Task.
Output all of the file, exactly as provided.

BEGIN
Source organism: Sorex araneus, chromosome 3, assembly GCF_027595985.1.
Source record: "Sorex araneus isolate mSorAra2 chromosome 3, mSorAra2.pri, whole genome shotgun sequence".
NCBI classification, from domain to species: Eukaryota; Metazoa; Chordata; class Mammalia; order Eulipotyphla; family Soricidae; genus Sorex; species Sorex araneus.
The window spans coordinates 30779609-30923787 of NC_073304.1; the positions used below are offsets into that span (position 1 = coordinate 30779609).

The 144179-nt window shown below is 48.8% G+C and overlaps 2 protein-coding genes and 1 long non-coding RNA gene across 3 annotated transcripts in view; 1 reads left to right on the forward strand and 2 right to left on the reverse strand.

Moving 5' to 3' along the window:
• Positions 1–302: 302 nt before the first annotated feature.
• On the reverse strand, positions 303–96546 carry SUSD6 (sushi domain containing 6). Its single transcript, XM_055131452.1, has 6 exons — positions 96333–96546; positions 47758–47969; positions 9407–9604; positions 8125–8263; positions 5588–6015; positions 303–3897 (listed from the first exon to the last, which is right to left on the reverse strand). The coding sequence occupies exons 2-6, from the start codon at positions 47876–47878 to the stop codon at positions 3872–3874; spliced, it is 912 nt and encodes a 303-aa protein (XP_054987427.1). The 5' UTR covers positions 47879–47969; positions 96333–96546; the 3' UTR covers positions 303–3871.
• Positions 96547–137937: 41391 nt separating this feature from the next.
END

Source organism: Sorex araneus, chromosome 3, assembly GCF_027595985.1.
Source record: "Sorex araneus isolate mSorAra2 chromosome 3, mSorAra2.pri, whole genome shotgun sequence".
NCBI classification, from domain to species: Eukaryota; Metazoa; Chordata; class Mammalia; order Eulipotyphla; family Soricidae; genus Sorex; species Sorex araneus.
The window spans coordinates 30779609-30923787 of NC_073304.1; the positions used below are offsets into that span (position 1 = coordinate 30779609).

The 144179-nt window shown below is 48.8% G+C and overlaps 2 protein-coding genes and 1 long non-coding RNA gene across 3 annotated transcripts in view; 1 reads left to right on the forward strand and 2 right to left on the reverse strand.

Moving 5' to 3' along the window:
• Positions 1–302: 302 nt before the first annotated feature.
• On the reverse strand, positions 303–96546 carry SUSD6 (sushi domain containing 6). Its single transcript, XM_055131452.1, has 6 exons — positions 96333–96546; positions 47758–47969; positions 9407–9604; positions 8125–8263; positions 5588–6015; positions 303–3897 (listed from the first exon to the last, which is right to left on the reverse strand). The coding sequence occupies exons 2-6, from the start codon at positions 47876–47878 to the stop codon at positions 3872–3874; spliced, it is 912 nt and encodes a 303-aa protein (XP_054987427.1). The 5' UTR covers positions 47879–47969; positions 96333–96546; the 3' UTR covers positions 303–3871.
• Positions 96547–137937: 41391 nt separating this feature from the next.